Mobility Assist Dog Jetson was trained to be helpful in many ways. He’s a “coat tugger,” “laundry loader,” “drawer puller,” “refrigerator opener,” and “door plate pusher.” And for his new partner, Karley, he may also be considered a “penny pincher.”
Karley was born with what is called Arthrogryposis Multiplex Congenita, which, she explains, “basically means my joints are stuck in a fixed position and some muscles never developed.” She lacks bicep muscles, as well as some leg muscles, and her lower extremities cannot bear weight. Her elbows and wrists are bent and rotated at permanent, locked angles. So for holding most items and writing, Karley uses her right hand, and she relies on her left hand for feeding herself and as a “helper hand.”
Now Karley also has “helper paws,” courtesy of Jetson.
Not long after the two were paired together this summer, Karley brought Jetson with to a store. While shopping, she dropped some cash on the floor. “There was no one around,” explains Karley. “If he wasn’t with me, I would have had to either leave it and go try to find someone and hope that it would be there when I got back, or take that loss.” But Jetson wasn’t at a loss for what to do. He saved the money off the floor and deposited it all in Karley’s hand, showing that he can literally be a “penny pincher.”
Time is Money
Jetson also saves Karley from needing a personal care assistant as much, since he eagerly helps her himself throughout the day and night. “I’m definitely more independent,” says Karley, who is glad she was introduced to Can Do Canines through her neighbors who have a dog of their own from the organization. Thinking back to her first moments with Jetson, Karley says, “We bonded right away and were in tune with each other very fast. He’s such a happy dog and was ready to work instantly.”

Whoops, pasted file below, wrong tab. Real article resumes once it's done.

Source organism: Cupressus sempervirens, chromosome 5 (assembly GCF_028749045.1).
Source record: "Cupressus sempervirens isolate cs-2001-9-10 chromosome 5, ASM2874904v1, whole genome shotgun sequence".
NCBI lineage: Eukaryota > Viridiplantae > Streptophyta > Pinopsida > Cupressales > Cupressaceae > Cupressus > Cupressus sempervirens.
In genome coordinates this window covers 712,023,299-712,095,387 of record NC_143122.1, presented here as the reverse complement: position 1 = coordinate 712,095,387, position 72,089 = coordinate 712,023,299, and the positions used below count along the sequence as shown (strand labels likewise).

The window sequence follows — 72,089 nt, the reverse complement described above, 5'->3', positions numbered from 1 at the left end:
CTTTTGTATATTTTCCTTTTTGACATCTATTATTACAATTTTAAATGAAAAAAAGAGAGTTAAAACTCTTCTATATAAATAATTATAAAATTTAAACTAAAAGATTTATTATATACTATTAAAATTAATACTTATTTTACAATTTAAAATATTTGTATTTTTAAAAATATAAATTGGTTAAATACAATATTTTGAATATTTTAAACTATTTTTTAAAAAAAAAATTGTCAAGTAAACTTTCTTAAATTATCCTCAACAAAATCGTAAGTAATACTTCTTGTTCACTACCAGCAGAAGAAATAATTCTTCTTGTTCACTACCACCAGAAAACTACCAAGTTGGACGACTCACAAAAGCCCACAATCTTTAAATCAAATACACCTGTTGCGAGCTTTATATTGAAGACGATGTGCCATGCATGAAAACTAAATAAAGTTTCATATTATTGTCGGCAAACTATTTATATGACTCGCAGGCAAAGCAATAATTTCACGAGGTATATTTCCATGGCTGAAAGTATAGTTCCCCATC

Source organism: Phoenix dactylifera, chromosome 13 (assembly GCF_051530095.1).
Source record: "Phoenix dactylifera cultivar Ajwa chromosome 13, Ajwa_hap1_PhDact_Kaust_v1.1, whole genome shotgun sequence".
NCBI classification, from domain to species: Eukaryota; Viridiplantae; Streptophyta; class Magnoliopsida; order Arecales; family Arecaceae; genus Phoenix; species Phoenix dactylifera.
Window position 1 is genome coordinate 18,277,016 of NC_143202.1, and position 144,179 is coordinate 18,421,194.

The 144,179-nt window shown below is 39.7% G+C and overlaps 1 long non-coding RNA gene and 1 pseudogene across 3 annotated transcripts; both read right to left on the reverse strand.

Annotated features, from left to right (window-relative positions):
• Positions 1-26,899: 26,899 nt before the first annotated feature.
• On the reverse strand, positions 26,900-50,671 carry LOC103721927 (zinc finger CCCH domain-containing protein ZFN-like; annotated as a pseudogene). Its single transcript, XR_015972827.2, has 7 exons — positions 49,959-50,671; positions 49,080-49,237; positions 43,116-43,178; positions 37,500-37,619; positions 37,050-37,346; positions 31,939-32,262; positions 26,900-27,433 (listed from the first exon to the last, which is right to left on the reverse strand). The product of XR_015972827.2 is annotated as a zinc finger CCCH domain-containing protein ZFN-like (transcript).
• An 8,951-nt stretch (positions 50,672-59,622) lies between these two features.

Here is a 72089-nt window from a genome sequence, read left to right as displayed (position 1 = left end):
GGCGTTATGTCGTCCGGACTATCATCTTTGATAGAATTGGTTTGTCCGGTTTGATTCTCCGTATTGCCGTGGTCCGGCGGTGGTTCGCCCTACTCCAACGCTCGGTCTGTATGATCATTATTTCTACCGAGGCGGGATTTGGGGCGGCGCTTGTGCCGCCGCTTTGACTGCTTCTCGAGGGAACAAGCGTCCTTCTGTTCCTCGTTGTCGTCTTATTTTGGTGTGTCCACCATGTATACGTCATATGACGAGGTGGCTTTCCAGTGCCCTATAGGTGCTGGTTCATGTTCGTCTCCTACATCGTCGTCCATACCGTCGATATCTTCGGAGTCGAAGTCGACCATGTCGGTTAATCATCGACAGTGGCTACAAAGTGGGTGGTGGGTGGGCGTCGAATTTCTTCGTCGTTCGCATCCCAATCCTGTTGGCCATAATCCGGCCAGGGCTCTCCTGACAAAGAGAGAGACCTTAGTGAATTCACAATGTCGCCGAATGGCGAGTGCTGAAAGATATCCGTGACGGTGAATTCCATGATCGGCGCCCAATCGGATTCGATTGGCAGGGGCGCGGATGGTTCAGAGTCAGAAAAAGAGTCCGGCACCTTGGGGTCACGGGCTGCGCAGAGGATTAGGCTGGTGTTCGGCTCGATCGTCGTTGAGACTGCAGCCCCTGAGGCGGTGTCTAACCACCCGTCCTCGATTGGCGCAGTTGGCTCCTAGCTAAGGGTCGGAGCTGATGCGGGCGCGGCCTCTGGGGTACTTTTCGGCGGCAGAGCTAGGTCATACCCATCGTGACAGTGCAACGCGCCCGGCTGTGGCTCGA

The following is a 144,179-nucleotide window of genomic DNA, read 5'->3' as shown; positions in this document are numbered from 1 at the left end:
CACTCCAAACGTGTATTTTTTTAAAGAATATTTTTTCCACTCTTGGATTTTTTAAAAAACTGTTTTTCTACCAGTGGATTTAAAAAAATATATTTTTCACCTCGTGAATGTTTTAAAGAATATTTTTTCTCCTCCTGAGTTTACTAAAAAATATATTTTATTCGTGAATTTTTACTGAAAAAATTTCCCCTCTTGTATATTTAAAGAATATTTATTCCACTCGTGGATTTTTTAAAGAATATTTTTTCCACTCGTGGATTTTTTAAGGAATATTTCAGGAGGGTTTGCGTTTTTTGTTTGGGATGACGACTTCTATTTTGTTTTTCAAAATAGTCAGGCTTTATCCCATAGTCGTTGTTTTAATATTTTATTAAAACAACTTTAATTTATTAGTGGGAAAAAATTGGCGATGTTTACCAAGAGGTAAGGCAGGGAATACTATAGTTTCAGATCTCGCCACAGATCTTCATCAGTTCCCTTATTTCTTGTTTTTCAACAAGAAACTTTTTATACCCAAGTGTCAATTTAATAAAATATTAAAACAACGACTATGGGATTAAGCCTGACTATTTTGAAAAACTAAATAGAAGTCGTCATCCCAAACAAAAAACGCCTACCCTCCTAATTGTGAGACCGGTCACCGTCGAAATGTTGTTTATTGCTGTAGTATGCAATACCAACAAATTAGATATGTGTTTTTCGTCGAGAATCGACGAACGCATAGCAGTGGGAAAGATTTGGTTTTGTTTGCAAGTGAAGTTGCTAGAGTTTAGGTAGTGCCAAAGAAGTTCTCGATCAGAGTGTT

And Karley has plenty of work for Jetson to do. At age 21, she is a senior at Southwest Minnesota State University in Marshall, studying social work in order to focus on substance abuse treatment. She plans to do clinicals during the second semester in the Marshall area with Jetson being with her. Also, living in an apartment on her own on campus, Karley knows that Jetson will be critical to being able to do so safely.
Giving Her the Correct Change
While she originally began considering an assistance dog when she was moving away to college a few years ago, Karley wasn’t ready for all of that change at once. Now that she has Jetson, she says, “I think everything is going to go a lot smoother. I’m more confident going into classes and being able to do more.” She’s not the only one with added comfort. She sensed her mom’s relief when dropping off Karley for the school year. “It usually takes a lot of effort to get her to leave campus. It was a lot easier for her.”
One thing Karley wants to offer those who helped make her match with Jetson possible is a “huge thank you.” With tearful emotion, she shares, “It’s changed my life completely. Know that it really does make a world of difference.”
You can bet your bottom dollar that this is one partnership that is “right on the money.”
Thank you to all those who made this partnership possible:
Great Start Home: Rachel Hovland
Puppy Raiser: Federal Correctional Institution-Waseca
Special Thanks: Betty Otto & Mike Ferber, Kathy Broten
You: Thank you for your donations!